Used 2012 Audi A7 Review
Edmunds expert review
The new 2012 Audi A7 is based on the redesigned A6 sedan, and offers welcome versatility and lots of style. It's pricier than the A6, though, and seats only four passengers.
What's new for 2012
Audi sedans seem to come from the same cookie cutter. Be it the A4, A6 or A8, it can be difficult to tell them apart even for those with a keen eye. Yet when it comes to Audis with only two doors, the German company breaks the mold with timeless silhouettes and new design details that influence not only its own sedans but also those of other brands as well. The 2012 Audi A7 might have four doors, but when it comes to style, it has the spirit of an Audi coupe.
The A7 sports the typical Audi fascia, but it's lower and wider, evoking the sleek A5 coupe rather than the redesigned A6 sedan upon which it is based. The roof line is radically sloped, and in that sense it follows the trend set by other so-called "four-door coupes" such as the Mercedes-Benz CLS. But for the A7, Audi keeps the slope going almost to the rear bumper, creating a silhouette similar to that of the Porsche Panamera. The A7's styling is unusual for sure, but it quickly grew on us once we saw it in person.
Like the CLS, the A7 has two rear bucket seats that are rich in legroom but poor in headroom. You're taking a practicality hit with the A7, but unlike its rakish competition, there is a silver lining. That's because the sleek roof line incorporates a hatchback that provides access to a more versatile cargo area than you'll find in a typical sedan.
Otherwise the A7 benefits from the same well-built, visually appealing cabin and supercharged engine as the new A6. Audi's Multi Media Interface (MMI), which controls the car's myriad electronic gizmos, gets the same thoughtful improvements first seen in the A8. In other words, the A7 is in many ways just another new Audi sedan, but with the style and grace of a coupe.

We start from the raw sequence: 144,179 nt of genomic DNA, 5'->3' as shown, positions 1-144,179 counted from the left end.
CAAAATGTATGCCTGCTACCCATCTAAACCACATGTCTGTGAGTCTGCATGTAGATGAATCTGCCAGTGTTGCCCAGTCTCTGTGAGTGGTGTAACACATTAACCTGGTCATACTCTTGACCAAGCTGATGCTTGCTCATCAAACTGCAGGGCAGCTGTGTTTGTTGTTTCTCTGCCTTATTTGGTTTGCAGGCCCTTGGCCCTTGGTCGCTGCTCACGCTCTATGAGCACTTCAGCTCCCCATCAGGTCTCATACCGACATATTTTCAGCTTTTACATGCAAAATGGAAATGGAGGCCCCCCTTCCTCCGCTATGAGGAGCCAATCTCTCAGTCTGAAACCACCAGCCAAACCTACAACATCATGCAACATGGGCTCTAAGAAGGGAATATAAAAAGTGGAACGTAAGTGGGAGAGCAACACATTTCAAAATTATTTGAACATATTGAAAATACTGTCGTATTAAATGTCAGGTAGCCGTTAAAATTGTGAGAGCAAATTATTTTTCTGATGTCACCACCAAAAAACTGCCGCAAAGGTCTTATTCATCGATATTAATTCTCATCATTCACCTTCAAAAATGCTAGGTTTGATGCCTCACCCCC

Frankly the 2012 Audi A7 took us by surprise; we weren't anticipating liking it as much as we do. It's certainly expensive, demanding a premium over the A6 that's probably not entirely justified if you're looking for function rather than form. But the Mercedes CLS tells a similar story and still manages to be a lust-worthy car in its own right. So while the A7 might not be for everyone, it's certainly a best-of-both-worlds sort of car, delivering style and substance in almost equal amounts.
Trim levels & features
The 2012 Audi A7 is a four-door sedan (with a hatchback-style trunk) available in three trim levels: Premium, Premium Plus and Prestige.
Standard equipment includes 18-inch wheels, adjustable drive settings, automatic bi-xenon headlights, LED running lights, automatic wipers, heated windshield washers, heated and auto-dimming mirrors, a sunroof, cruise control, three-zone automatic climate control, heated eight-way power seats with four-way lumbar adjustment, driver memory functions, leather upholstery, a tilt-and-telescoping steering wheel, the Audi MMI system, Bluetooth, and a 14-speaker Bose sound system with a CD player, satellite radio and an iPod audio interface.
Stepping up to the Premium Plus adds 19-inch wheels, front and rear parking sensors, a rearview camera, a navigation system, an enhanced version of MMI, voice controls, a six-CD changer and HD radio. The Prestige gets adaptive headlights with washers, S line exterior trim, keyless ignition/entry, four-zone automatic climate control, ventilated front seats, a power-adjustable steering wheel and an upgraded Bose surround-sound audio system.
The Cold Weather package available on all trims includes heated rear seats and a heated steering wheel. The Audi Side Assist package includes a blind-spot warning system and a rear-end collision mitigation system. The Sport package adds special 19-inch wheels, summer tires, a sport-tuned suspension and a sport steering wheel with shift paddles. This package can be upgraded with 20-inch wheels on the Premium Plus and Prestige.